Advanced Manufacturing Center now open

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By Kaitlin Hoskins, News Editor

Approximately 200 people gathered at the East Broad Campus of Gadsden State Community College Wednesday, June 12, for a highly anticipated event — a ribbon cutting for the new Advanced Manufacturing and Workforce Skills Training Center.

“Seeing all of your faces makes me realize the great support we receive from the communities we serve,” said Dr. Kathy Murphy, president of Gadsden State. “This center is one that you support, and because of your support, lives are going to change for good, forever.”

The center will provide a high-tech, hands-on learning environment for students seeking careers in high-demand, high-wage industries. It will house mechatronics, industrial automation, precision machining, mechanical design technology, additive manufacturing and electronics engineering.

“It gives students an opportunity to learn skills for a career that is highly in demand,” Murphy said. “It’ll be high wage and most all of these programs are highly technical programs. The really cool thing is students are going to be trained by highly skilled instructors on state-of-the-art equipment. This is the same equipment being used out in the industry and our students get to be trained on that equipment in real time.”

The facility will also be the home to a second cohort of FAME students, an apprenticeship-style program for industrial automation majors.

Alabama Community College System Chancellor Jimmy Baker recognized Murphy and Alan Smith, dean of workforce development, for their commitment to making the center a reality.

“They made the right decisions and worked really hard to make all of this happen,” Baker said. “They worked with their local officials, with industry, with municipalities to make sure this center was built at Gadsden State. They are committed to this college.”

The Advanced Manufacturing and Workforce Skills Training Center, most often referred to as the Advanced Manufacturing Center or AMC, was identified as a needed project through the ACCS ASPIRE 2030 initiative. ASPIRE stands for “Achieving Systemwide Potential through Increased Resources and Engagement” and is a result of a statewide bond issue passed by the Alabama Legislature in 2020 to provide funding for facility upgrades and new construction for all levels of education in Alabama. The decision to focus on the center was determined by committees comprised of Gadsden State employees as well as partners in K-12 schools, government, business and industry, nonprofits and economic development organizations.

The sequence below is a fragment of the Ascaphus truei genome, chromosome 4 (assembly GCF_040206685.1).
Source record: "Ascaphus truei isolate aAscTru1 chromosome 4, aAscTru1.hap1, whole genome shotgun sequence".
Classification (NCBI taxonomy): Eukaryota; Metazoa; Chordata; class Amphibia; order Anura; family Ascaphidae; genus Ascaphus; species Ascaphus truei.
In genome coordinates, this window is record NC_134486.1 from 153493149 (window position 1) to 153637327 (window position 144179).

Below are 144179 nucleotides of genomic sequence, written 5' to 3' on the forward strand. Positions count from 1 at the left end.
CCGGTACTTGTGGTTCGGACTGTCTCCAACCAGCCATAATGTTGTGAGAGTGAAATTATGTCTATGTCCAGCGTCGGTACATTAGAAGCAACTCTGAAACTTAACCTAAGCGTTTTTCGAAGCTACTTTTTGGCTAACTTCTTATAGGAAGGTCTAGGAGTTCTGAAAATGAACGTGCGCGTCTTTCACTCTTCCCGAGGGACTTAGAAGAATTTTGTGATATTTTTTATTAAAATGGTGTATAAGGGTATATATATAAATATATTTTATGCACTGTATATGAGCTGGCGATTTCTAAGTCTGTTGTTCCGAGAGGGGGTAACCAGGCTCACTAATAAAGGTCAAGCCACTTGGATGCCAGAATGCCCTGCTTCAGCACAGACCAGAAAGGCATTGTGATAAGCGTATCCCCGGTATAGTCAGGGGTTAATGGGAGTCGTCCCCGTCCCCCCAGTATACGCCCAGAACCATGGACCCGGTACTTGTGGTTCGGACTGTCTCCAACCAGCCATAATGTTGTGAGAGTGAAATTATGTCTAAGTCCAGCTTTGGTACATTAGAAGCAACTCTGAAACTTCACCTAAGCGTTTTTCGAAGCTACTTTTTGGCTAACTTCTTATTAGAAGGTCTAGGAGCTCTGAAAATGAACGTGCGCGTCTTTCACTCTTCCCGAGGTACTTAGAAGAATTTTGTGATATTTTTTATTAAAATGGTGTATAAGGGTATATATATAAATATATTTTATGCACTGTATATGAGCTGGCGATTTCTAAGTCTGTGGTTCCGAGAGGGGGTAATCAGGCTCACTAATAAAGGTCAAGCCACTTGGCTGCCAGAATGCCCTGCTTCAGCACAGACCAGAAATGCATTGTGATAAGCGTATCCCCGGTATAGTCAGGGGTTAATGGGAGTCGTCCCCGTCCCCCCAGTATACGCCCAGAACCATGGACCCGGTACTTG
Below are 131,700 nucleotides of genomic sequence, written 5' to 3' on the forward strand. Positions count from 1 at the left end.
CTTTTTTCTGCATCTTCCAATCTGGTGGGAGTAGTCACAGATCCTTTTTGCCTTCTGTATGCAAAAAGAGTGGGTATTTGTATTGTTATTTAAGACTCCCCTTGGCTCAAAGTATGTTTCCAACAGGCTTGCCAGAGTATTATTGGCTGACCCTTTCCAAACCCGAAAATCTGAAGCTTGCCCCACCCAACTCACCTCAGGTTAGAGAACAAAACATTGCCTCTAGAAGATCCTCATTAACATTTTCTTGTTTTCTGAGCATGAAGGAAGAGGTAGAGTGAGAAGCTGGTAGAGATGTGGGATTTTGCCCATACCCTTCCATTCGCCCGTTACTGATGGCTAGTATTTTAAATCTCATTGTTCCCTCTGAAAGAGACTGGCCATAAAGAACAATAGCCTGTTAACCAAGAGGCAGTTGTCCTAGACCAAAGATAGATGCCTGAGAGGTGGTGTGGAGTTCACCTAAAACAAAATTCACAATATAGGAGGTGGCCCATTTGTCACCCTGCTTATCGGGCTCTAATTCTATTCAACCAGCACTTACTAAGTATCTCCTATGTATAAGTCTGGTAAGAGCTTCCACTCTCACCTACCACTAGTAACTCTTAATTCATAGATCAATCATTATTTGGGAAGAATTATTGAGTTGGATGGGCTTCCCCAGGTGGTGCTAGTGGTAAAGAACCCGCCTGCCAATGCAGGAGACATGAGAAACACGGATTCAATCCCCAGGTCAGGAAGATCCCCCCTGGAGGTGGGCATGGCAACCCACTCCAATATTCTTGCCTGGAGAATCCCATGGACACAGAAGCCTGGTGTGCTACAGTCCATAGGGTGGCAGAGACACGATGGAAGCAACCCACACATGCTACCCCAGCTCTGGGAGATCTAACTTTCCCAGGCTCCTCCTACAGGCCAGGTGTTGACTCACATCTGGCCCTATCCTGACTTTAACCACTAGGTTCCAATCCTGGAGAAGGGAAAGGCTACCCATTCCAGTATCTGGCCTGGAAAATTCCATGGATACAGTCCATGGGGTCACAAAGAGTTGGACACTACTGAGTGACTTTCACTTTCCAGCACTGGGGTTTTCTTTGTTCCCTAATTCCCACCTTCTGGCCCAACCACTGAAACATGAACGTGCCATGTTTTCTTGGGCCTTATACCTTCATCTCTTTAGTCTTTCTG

“When we were considering ASPIRE projects, we were told to ‘dream big,’” Smith said. “I want to say that we listened.”

Gadsden State broke ground for the facility on Feb. 21, 2023. The construction of the center cost approximately $24 million with funding coming from a statewide bond issue passed by the Alabama Legislature in 2020 to provide funding for facility upgrades and new construction for all levels of education.

The AMC features 10 laboratories, seven classrooms, 11 offices, a multipurpose room, 10 tool and storage rooms, a storm shelter, a testing suite, a kitchen and serving area, a breakroom and six restroom areas. It also features glass viewing areas that allow prospective students and industry partners to have laboratory visibility during tours; a safe entrance for students loading and unloading from cars or buses; and digital displays with information for students.

Last June, Gadsden State was granted an additional $12 million in the Education Supplemental Appropriation Bill approved by Alabama legislators and signed into law by Gov. Kay Ivey. The money was used for construction costs and equipment for the center.

Other entities also made financial commitments, including the Etowah County Commission, City of Attalla, City of Glencoe, City of Southside, City of Ridgeville, Rainbow City, Etowah County Schools, Sardis City, the Etowah Chamber of Commerce, Etowah County Sales Tax and the City of Gadsden.

“Everybody bought into the idea of having this building at Gadsden State,” Smith said. “Everyone was on board and supported the vision that helps us change lives for good, forever. That’s what we do at Gadsden State.”

The AMC is not just beneficial for future students. According to Alabama State Senator Andrew Jones companies will see the center and be more likely to choose Gadsden or Etowah County for a future facility.

“If we’re trying to recruit industry we can say ‘hey, come here’,” Jones said. “We can say ‘We have Gadsden State. We can train your workforce.’ It is a pipeline to industrial growth and that just helps the economy.”

Jones also said that not just Etowah County would benefit from the center.

“I’m excited about the impacts this is going to have on the region because this is going to be a workforce training hub for surrounding counties as well,” Jones said. “People are going to come here and get trained for a career that can provide them with a high paying job.”

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